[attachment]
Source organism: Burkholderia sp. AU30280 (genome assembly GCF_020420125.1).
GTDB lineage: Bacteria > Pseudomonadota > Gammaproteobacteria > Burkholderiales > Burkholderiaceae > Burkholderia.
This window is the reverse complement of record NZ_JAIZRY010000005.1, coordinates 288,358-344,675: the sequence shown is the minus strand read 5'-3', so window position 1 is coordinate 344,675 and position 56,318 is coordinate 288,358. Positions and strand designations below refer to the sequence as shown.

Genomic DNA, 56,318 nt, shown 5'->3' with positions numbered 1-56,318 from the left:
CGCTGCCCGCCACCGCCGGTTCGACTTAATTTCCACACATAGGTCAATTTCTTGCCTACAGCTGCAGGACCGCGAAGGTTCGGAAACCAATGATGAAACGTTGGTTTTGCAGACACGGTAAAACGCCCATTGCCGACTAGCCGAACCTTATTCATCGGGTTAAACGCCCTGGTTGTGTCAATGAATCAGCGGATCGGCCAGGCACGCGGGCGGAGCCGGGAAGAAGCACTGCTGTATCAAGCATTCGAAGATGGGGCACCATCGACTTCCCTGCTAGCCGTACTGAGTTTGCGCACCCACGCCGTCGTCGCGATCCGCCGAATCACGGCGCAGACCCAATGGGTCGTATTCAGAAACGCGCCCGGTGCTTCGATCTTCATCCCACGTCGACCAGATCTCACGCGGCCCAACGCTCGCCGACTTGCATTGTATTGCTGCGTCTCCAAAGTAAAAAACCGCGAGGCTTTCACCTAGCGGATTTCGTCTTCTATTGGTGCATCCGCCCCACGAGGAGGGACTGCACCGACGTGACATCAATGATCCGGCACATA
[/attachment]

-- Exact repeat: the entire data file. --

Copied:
Source organism: Burkholderia sp. AU30280 (genome assembly GCF_020420125.1).
GTDB lineage: Bacteria > Pseudomonadota > Gammaproteobacteria > Burkholderiales > Burkholderiaceae > Burkholderia.
This window is the reverse complement of record NZ_JAIZRY010000005.1, coordinates 288,358-344,675: the sequence shown is the minus strand read 5'-3', so window position 1 is coordinate 344,675 and position 56,318 is coordinate 288,358. Positions and strand designations below refer to the sequence as shown.

Genomic DNA, 56,318 nt, shown 5'->3' with positions numbered 1-56,318 from the left:
CGCTGCCCGCCACCGCCGGTTCGACTTAATTTCCACACATAGGTCAATTTCTTGCCTACAGCTGCAGGACCGCGAAGGTTCGGAAACCAATGATGAAACGTTGGTTTTGCAGACACGGTAAAACGCCCATTGCCGACTAGCCGAACCTTATTCATCGGGTTAAACGCCCTGGTTGTGTCAATGAATCAGCGGATCGGCCAGGCACGCGGGCGGAGCCGGGAAGAAGCACTGCTGTATCAAGCATTCGAAGATGGGGCACCATCGACTTCCCTGCTAGCCGTACTGAGTTTGCGCACCCACGCCGTCGTCGCGATCCGCCGAATCACGGCGCAGACCCAATGGGTCGTATTCAGAAACGCGCCCGGTGCTTCGATCTTCATCCCACGTCGACCAGATCTCACGCGGCCCAACGCTCGCCGACTTGCATTGTATTGCTGCGTCTCCAAAGTAAAAAACCGCGAGGCTTTCACCTAGCGGATTTCGTCTTCTATTGGTGCATCCGCCCCACGAGGAGGGACTGCACCGACGTGACATCAATGATCCGGCACATA